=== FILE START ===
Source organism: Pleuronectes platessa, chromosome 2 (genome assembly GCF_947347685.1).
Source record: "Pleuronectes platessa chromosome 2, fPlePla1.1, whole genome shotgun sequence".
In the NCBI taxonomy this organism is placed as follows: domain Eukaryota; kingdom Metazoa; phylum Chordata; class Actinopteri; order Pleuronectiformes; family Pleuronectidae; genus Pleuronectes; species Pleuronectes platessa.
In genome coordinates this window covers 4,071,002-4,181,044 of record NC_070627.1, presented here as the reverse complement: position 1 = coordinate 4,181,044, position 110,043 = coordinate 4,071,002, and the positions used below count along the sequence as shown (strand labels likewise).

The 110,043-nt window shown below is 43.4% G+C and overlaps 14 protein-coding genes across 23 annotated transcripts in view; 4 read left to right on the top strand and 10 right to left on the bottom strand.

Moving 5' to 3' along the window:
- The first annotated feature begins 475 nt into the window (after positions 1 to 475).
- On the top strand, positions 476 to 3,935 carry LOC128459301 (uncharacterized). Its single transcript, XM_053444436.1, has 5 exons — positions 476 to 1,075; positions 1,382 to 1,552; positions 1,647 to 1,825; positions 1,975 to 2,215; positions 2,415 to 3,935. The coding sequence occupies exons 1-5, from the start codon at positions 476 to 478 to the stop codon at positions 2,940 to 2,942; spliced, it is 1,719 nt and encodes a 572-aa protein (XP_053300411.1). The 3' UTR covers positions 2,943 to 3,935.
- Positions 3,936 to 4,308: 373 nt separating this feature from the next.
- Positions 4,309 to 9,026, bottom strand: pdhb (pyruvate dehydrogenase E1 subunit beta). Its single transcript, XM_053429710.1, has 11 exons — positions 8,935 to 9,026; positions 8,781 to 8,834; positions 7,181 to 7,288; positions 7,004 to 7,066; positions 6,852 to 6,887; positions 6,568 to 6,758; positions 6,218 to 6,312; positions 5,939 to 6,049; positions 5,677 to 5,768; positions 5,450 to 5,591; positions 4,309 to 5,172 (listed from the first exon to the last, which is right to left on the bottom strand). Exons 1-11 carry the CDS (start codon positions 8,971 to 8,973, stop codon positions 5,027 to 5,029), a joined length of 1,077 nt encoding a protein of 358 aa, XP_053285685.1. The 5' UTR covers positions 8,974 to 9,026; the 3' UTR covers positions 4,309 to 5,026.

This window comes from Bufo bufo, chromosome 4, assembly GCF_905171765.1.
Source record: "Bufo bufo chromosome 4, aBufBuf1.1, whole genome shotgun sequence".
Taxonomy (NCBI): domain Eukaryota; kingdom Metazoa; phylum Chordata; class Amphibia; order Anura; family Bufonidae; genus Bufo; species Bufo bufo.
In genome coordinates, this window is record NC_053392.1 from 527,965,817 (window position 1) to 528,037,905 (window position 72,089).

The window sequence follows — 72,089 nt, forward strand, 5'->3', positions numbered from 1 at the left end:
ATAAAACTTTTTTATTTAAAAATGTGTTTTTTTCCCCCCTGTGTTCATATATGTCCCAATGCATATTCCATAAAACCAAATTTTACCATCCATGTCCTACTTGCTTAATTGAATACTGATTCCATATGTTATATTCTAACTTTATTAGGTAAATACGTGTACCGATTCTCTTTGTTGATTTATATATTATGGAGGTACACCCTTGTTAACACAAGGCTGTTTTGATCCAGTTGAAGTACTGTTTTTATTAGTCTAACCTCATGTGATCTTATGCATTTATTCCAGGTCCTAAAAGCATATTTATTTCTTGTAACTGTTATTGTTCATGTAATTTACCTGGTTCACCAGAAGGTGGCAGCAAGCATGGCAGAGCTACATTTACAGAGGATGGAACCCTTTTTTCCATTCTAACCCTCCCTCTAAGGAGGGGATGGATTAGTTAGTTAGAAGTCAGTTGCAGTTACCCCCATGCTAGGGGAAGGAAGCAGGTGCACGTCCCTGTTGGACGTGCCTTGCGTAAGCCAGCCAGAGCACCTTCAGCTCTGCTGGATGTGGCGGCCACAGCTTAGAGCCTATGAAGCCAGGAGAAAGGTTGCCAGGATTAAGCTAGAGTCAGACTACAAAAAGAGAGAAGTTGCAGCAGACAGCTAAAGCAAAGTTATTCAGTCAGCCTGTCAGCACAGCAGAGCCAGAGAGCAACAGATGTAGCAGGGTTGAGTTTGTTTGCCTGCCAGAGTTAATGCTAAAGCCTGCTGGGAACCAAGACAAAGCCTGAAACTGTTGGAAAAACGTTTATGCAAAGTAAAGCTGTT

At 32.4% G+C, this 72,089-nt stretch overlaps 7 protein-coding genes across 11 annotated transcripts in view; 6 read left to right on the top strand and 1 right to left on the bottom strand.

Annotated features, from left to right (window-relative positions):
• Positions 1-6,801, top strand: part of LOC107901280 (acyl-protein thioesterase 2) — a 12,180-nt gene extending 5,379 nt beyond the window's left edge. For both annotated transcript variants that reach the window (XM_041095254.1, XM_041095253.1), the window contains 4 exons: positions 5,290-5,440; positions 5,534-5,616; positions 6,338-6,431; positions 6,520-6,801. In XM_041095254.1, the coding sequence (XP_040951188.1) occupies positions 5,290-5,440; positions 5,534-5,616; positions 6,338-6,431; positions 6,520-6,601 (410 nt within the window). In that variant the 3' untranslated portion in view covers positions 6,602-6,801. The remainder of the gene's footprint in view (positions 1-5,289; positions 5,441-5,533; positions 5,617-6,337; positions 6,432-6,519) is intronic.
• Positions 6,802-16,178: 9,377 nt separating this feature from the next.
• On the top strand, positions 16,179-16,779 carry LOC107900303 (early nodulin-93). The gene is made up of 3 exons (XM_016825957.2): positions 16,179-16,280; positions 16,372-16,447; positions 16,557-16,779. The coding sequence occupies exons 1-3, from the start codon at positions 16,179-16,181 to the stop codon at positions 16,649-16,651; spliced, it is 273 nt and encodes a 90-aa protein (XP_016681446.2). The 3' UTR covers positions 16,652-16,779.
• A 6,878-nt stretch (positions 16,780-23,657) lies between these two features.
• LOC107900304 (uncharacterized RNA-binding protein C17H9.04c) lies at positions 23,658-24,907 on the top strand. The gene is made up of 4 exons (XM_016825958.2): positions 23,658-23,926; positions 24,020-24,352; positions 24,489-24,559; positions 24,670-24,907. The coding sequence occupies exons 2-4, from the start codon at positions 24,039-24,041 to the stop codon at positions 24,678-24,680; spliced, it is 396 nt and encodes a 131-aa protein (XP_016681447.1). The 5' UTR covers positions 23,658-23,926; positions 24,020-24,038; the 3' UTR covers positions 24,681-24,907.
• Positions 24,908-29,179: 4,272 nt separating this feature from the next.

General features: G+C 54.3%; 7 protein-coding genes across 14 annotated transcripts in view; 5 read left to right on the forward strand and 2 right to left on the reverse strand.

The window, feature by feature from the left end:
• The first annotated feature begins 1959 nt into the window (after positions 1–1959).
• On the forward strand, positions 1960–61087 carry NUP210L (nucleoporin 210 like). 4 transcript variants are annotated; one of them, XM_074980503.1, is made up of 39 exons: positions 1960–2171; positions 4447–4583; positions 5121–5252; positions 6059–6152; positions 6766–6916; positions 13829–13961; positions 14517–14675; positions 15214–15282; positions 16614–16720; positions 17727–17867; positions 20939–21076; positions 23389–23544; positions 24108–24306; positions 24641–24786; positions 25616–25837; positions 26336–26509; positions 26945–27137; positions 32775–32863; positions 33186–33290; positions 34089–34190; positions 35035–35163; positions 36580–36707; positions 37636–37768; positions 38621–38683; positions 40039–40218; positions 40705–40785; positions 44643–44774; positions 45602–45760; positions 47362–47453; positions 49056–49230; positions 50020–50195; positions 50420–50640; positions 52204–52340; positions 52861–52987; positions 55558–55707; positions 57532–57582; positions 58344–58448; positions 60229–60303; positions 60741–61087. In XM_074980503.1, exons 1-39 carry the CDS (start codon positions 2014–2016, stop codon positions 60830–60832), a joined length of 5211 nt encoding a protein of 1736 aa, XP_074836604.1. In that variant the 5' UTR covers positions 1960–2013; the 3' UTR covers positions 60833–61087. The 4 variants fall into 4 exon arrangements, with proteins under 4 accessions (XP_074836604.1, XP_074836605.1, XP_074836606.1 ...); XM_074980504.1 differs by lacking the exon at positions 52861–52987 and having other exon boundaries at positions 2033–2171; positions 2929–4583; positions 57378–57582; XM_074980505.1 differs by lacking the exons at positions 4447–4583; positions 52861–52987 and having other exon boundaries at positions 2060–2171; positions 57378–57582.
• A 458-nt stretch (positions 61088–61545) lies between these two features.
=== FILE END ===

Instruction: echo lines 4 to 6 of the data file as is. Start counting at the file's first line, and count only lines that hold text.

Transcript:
In genome coordinates this window covers 4,071,002-4,181,044 of record NC_070627.1, presented here as the reverse complement: position 1 = coordinate 4,181,044, position 110,043 = coordinate 4,071,002, and the positions used below count along the sequence as shown (strand labels likewise).

The 110,043-nt window shown below is 43.4% G+C and overlaps 14 protein-coding genes across 23 annotated transcripts in view; 4 read left to right on the top strand and 10 right to left on the bottom strand.

Moving 5' to 3' along the window: